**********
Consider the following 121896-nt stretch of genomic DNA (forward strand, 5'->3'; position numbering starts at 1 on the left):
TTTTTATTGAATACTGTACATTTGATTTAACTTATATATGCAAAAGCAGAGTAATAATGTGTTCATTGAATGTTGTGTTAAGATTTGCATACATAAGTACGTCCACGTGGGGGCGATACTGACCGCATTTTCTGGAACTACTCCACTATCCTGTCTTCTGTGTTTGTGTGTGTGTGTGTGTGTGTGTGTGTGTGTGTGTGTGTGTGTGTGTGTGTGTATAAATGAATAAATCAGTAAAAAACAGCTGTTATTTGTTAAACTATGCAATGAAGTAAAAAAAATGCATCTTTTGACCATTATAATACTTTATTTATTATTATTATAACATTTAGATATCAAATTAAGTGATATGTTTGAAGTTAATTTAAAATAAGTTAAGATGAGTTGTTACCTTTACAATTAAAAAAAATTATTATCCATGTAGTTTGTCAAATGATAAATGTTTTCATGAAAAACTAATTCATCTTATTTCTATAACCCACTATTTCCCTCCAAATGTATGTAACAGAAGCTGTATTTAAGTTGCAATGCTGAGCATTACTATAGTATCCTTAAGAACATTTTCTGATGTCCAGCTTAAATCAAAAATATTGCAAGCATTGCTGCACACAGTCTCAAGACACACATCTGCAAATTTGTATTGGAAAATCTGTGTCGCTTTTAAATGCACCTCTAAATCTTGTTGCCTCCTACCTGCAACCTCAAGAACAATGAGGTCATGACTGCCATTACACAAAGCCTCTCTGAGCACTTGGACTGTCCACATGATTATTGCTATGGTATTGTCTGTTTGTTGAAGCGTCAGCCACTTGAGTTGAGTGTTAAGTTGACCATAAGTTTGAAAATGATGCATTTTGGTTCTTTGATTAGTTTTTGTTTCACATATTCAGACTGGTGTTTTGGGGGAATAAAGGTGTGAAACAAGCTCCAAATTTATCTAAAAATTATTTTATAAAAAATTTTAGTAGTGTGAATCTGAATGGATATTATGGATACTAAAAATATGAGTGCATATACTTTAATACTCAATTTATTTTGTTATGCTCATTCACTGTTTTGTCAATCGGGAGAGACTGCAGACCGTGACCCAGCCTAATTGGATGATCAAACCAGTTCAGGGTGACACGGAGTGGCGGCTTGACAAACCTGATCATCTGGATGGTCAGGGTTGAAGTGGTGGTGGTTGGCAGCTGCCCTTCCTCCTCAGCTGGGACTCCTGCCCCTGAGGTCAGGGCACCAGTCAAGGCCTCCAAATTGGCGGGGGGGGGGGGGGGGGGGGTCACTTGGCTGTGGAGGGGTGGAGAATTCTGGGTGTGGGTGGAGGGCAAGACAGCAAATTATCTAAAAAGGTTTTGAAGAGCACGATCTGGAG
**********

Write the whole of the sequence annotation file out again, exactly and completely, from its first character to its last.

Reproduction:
Consider the following 121896-nt stretch of genomic DNA (forward strand, 5'->3'; position numbering starts at 1 on the left):
TTTTTATTGAATACTGTACATTTGATTTAACTTATATATGCAAAAGCAGAGTAATAATGTGTTCATTGAATGTTGTGTTAAGATTTGCATACATAAGTACGTCCACGTGGGGGCGATACTGACCGCATTTTCTGGAACTACTCCACTATCCTGTCTTCTGTGTTTGTGTGTGTGTGTGTGTGTGTGTGTGTGTGTGTGTGTGTGTGTGTGTGTGTGTATAAATGAATAAATCAGTAAAAAACAGCTGTTATTTGTTAAACTATGCAATGAAGTAAAAAAAATGCATCTTTTGACCATTATAATACTTTATTTATTATTATTATAACATTTAGATATCAAATTAAGTGATATGTTTGAAGTTAATTTAAAATAAGTTAAGATGAGTTGTTACCTTTACAATTAAAAAAAATTATTATCCATGTAGTTTGTCAAATGATAAATGTTTTCATGAAAAACTAATTCATCTTATTTCTATAACCCACTATTTCCCTCCAAATGTATGTAACAGAAGCTGTATTTAAGTTGCAATGCTGAGCATTACTATAGTATCCTTAAGAACATTTTCTGATGTCCAGCTTAAATCAAAAATATTGCAAGCATTGCTGCACACAGTCTCAAGACACACATCTGCAAATTTGTATTGGAAAATCTGTGTCGCTTTTAAATGCACCTCTAAATCTTGTTGCCTCCTACCTGCAACCTCAAGAACAATGAGGTCATGACTGCCATTACACAAAGCCTCTCTGAGCACTTGGACTGTCCACATGATTATTGCTATGGTATTGTCTGTTTGTTGAAGCGTCAGCCACTTGAGTTGAGTGTTAAGTTGACCATAAGTTTGAAAATGATGCATTTTGGTTCTTTGATTAGTTTTTGTTTCACATATTCAGACTGGTGTTTTGGGGGAATAAAGGTGTGAAACAAGCTCCAAATTTATCTAAAAATTATTTTATAAAAAATTTTAGTAGTGTGAATCTGAATGGATATTATGGATACTAAAAATATGAGTGCATATACTTTAATACTCAATTTATTTTGTTATGCTCATTCACTGTTTTGTCAATCGGGAGAGACTGCAGACCGTGACCCAGCCTAATTGGATGATCAAACCAGTTCAGGGTGACACGGAGTGGCGGCTTGACAAACCTGATCATCTGGATGGTCAGGGTTGAAGTGGTGGTGGTTGGCAGCTGCCCTTCCTCCTCAGCTGGGACTCCTGCCCCTGAGGTCAGGGCACCAGTCAAGGCCTCCAAATTGGCGGGGGGGGGGGGGGGGGGGGTCACTTGGCTGTGGAGGGGTGGAGAATTCTGGGTGTGGGTGGAGGGCAAGACAGCAAATTATCTAAAAAGGTTTTGAAGAGCACGATCTGGAG